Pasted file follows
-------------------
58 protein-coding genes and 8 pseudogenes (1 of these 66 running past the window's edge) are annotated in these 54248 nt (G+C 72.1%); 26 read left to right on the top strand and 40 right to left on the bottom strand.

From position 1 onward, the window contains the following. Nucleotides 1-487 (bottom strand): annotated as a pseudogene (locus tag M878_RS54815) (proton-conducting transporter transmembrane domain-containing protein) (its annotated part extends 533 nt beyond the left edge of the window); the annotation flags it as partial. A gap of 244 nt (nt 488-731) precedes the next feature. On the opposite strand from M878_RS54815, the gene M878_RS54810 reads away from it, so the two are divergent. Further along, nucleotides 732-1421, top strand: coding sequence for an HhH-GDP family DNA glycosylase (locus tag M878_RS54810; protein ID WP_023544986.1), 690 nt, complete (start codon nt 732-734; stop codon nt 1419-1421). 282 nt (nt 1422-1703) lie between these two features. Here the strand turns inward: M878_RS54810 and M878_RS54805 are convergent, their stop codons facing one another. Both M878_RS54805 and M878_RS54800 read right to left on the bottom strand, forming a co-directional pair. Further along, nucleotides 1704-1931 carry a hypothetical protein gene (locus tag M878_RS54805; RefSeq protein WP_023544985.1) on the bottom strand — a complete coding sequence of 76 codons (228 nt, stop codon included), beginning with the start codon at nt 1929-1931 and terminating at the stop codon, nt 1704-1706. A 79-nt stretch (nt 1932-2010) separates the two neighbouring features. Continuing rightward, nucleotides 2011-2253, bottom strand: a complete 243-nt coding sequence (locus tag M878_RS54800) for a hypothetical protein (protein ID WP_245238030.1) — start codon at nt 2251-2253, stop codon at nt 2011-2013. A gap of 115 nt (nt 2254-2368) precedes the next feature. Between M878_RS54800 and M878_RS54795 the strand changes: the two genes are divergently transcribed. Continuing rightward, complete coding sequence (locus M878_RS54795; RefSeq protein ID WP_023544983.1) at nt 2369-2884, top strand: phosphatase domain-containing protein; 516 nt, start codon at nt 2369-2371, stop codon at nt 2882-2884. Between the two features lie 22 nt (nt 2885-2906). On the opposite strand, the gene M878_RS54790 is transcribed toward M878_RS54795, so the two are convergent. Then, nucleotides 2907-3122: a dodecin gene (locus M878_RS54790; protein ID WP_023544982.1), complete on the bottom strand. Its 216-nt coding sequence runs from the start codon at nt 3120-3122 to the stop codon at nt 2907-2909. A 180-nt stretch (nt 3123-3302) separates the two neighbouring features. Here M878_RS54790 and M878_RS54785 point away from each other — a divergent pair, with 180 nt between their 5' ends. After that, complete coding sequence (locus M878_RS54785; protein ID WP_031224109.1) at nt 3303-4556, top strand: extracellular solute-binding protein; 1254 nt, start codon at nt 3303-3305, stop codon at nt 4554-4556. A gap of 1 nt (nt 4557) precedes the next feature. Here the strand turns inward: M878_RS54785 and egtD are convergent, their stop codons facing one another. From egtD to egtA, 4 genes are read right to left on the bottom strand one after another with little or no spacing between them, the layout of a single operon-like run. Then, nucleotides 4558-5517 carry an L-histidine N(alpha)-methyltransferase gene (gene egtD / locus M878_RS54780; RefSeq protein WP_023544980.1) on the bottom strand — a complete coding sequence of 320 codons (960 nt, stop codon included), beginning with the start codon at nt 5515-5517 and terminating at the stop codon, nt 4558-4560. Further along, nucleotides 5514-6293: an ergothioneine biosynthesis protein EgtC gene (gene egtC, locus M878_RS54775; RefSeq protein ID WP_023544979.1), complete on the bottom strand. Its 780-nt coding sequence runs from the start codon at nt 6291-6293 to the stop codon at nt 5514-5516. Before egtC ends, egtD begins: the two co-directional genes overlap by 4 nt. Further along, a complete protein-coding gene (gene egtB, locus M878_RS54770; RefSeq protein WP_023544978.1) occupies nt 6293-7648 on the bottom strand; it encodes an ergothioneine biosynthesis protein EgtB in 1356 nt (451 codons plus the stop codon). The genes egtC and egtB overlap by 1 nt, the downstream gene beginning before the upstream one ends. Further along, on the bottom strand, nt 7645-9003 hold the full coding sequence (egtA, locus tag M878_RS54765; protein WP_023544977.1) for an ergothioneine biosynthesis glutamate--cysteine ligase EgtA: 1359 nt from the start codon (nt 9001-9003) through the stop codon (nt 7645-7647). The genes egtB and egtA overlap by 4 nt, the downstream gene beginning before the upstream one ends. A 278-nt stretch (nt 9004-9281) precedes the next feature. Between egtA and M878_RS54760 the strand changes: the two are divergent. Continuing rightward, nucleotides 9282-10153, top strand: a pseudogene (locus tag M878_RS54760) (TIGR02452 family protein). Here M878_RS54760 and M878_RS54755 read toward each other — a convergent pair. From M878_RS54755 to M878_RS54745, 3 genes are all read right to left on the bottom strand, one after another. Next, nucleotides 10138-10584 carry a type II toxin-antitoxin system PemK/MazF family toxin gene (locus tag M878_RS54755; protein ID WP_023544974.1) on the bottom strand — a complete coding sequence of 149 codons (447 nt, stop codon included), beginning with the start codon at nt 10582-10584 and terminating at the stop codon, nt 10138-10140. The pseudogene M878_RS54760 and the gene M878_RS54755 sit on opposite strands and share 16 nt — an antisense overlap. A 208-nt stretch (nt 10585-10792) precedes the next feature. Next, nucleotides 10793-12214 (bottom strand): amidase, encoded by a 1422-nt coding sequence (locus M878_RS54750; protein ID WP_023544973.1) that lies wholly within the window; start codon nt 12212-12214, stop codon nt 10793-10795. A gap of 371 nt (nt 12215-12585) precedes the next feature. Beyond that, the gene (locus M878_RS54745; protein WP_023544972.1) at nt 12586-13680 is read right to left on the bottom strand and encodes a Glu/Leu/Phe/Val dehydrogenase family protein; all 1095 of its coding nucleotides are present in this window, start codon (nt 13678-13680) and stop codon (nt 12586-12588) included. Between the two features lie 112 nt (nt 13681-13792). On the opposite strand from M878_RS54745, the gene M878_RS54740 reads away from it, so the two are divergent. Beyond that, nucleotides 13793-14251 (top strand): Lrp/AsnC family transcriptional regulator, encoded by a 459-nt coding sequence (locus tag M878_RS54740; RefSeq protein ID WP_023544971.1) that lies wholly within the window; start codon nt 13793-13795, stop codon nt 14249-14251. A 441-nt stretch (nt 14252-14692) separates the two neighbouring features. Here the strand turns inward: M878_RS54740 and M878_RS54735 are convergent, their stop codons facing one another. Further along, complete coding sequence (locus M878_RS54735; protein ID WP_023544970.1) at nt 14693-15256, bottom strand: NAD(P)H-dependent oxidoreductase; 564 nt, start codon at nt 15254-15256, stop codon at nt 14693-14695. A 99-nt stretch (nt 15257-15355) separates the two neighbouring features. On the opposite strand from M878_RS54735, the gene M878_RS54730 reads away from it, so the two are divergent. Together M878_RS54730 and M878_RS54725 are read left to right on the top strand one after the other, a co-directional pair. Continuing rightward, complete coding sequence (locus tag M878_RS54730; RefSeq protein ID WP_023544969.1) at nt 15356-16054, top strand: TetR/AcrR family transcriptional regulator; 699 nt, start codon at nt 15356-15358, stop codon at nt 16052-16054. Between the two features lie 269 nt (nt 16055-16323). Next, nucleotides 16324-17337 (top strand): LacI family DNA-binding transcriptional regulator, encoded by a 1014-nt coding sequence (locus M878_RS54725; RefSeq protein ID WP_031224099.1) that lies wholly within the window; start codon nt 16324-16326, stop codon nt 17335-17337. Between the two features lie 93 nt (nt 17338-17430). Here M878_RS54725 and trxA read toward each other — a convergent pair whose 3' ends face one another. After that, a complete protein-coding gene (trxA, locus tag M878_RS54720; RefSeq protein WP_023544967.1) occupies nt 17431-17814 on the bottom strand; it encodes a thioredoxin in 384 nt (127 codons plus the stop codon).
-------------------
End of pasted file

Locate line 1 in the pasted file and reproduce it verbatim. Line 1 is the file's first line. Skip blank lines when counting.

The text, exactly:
58 protein-coding genes and 8 pseudogenes (1 of these 66 running past the window's edge) are annotated in these 54248 nt (G+C 72.1%); 26 read left to right on the top strand and 40 right to left on the bottom strand.